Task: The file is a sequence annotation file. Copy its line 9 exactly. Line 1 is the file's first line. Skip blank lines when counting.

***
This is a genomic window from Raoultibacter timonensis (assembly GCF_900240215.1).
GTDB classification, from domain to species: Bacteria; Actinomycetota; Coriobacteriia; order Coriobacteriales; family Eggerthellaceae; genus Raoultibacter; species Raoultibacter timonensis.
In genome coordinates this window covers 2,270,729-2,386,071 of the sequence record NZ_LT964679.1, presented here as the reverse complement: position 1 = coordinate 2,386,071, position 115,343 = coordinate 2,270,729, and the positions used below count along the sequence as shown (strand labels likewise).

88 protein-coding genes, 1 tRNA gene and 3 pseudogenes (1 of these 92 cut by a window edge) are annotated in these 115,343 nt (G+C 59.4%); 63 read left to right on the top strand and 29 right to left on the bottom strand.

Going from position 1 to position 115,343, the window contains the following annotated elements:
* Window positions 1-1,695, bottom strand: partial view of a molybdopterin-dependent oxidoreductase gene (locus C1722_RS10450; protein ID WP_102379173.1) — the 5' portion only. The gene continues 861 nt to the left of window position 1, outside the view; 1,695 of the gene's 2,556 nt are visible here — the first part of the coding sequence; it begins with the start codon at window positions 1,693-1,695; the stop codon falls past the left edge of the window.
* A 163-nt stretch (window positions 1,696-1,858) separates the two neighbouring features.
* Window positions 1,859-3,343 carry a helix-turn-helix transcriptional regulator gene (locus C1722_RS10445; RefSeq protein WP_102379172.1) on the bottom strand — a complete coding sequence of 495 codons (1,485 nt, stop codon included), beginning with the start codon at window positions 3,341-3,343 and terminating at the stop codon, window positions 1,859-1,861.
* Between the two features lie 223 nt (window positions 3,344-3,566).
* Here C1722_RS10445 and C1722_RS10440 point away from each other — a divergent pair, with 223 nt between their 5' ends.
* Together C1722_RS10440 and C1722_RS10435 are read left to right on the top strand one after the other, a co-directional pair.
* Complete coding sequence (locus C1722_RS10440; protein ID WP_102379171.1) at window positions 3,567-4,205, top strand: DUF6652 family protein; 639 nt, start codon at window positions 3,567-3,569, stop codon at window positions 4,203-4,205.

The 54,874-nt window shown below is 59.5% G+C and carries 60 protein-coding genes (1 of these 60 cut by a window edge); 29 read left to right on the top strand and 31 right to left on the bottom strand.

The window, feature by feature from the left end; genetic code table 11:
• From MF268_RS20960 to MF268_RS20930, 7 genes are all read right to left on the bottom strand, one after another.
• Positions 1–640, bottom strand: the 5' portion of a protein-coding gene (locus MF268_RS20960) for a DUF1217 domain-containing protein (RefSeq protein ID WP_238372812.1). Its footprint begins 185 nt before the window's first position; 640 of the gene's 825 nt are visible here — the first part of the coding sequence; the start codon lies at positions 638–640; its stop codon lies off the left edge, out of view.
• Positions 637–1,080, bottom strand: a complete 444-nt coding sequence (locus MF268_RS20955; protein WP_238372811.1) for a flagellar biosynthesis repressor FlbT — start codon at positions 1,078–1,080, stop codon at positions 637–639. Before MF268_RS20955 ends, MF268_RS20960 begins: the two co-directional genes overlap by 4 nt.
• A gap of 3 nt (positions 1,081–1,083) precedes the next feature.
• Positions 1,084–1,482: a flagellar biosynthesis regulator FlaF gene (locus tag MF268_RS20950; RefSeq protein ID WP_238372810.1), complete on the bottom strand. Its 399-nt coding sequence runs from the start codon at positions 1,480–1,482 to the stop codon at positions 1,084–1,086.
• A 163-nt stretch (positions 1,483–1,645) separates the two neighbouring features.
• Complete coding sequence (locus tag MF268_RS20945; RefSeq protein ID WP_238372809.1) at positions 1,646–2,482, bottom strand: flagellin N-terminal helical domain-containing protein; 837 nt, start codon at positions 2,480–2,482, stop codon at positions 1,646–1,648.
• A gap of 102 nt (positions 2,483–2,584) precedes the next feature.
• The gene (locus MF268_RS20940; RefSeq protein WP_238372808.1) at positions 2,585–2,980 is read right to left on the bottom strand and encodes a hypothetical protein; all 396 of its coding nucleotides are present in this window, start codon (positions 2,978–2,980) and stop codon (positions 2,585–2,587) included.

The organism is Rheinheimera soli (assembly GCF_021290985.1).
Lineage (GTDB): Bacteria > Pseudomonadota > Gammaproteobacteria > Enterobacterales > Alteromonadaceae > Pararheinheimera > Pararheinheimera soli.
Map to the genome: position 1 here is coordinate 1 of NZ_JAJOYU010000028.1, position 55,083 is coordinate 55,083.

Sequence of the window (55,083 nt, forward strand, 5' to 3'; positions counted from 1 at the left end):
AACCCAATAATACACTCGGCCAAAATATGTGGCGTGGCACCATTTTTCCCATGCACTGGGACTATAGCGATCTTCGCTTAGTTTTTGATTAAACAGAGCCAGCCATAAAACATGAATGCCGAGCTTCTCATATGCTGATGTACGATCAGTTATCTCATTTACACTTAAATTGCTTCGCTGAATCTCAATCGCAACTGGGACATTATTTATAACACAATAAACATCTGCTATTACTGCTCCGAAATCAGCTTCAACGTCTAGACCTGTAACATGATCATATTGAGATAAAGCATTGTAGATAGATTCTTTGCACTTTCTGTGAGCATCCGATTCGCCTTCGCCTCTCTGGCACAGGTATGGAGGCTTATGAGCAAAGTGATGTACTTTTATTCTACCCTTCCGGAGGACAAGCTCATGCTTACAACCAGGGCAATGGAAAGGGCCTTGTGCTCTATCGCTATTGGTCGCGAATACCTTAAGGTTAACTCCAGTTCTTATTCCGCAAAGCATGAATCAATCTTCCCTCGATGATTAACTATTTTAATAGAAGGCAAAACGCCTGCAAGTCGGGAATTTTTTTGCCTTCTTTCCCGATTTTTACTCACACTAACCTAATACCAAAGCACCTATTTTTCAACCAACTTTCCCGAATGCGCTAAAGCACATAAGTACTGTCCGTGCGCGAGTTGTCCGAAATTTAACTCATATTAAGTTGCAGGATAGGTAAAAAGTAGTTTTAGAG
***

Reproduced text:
* Between the two features lie 223 nt (window positions 3,344-3,566).